This issue of West Branch contains a single piece each of fiction and nonfiction, and the work of eighteen poets. To begin, this excerpt of Kelle Groom’s nonfiction manuscript City of Shoes is particularly frantic and gripping. Groom – a mother who gave her son up for adoption – yearns for her now-dead and buried boy with a childlike fear of loss and faith in re-finding. She asks her own father, “‘Can we go to Brockton today, to Tommy’s cemetery?’ I wouldn’t say grave.” Her father resists, worried (Groom thinks) that in asking the adoptive parents for directions, “We’ll remind them I gave them Tommy, and Tommy died.”
Groom learns from a magazine article of “high childhood leukemia deaths in Brockton,” and a connection to the dumping of toxic chemicals from the tannery factories in this City of Shoes. She visits the shoe museum but fails to press her personal tour guide for information about the dumping and leaves, helpless. She can be neither her boy’s mother nor his truth-seeker. Here is our nonlinear world, the impossibility of predicting results or righting tragedy. I’m left contemplating whether we hold ourselves accountable only to maintain the hope that we do, in fact, have some control.
A small portion of the included poetry is obscure, while much is as accessible and as unyielding as the “three feet of frozen Appalachian clay” in John Bargowski’s “Shelf Ice”; the clay leaves no place to bury “the best watchdog / you ever owned,” nowhere for the dead animal “but into a cardboard box / in the garage pushed behind the Snapper / until a week of warm rain.”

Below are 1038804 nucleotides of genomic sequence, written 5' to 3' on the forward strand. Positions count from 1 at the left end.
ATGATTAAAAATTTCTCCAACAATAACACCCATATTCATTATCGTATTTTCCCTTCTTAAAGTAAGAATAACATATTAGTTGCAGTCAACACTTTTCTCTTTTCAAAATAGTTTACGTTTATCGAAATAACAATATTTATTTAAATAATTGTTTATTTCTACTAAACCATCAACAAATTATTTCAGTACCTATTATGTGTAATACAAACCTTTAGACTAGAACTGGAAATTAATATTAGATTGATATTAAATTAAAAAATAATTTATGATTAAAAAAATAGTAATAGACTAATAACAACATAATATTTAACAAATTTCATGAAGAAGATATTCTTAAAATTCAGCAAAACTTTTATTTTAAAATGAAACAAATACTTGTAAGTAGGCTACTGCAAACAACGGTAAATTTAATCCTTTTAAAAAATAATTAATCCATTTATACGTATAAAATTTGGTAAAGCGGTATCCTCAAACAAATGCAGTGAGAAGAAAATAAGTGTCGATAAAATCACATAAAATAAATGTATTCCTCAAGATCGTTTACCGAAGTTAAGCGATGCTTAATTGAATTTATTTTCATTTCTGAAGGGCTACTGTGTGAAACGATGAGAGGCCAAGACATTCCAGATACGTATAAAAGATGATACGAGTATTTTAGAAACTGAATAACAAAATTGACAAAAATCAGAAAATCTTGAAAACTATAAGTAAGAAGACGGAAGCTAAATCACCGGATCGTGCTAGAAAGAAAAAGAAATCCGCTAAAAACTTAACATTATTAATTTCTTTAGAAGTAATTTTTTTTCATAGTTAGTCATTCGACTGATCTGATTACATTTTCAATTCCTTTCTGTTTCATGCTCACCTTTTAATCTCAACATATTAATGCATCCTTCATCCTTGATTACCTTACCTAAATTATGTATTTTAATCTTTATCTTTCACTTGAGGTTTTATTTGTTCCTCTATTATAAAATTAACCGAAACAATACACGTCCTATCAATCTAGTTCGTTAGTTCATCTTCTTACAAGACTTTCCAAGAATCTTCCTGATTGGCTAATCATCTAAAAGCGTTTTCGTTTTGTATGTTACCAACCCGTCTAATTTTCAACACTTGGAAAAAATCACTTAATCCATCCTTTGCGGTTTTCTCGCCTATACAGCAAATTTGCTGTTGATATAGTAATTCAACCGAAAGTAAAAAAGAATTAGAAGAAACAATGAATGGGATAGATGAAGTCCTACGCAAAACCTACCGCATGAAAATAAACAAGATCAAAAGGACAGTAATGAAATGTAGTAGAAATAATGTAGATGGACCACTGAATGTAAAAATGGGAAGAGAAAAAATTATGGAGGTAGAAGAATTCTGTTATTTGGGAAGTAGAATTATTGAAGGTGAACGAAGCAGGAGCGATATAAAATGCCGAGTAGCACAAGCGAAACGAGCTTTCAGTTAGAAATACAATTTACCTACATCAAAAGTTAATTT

The issue hits a high point with the work of Jennifer Boyden, and the editors graciously give us four of her poems. Boyden’s poetry is sensual as “how before we were cells yet / a slip of heat wedged the night open” (“A Pileup, and Time, Besides”), concrete as “The rocks: brown and furred,” and living as “the veins in the ears” of a rabbit, “that give back the heat of deserts” (“What the Stones Allow”). I found in the description she gives of the rocks in “What the Stones Allow” a summation of her four included works: “They are not gentle. They do not / mean to be.”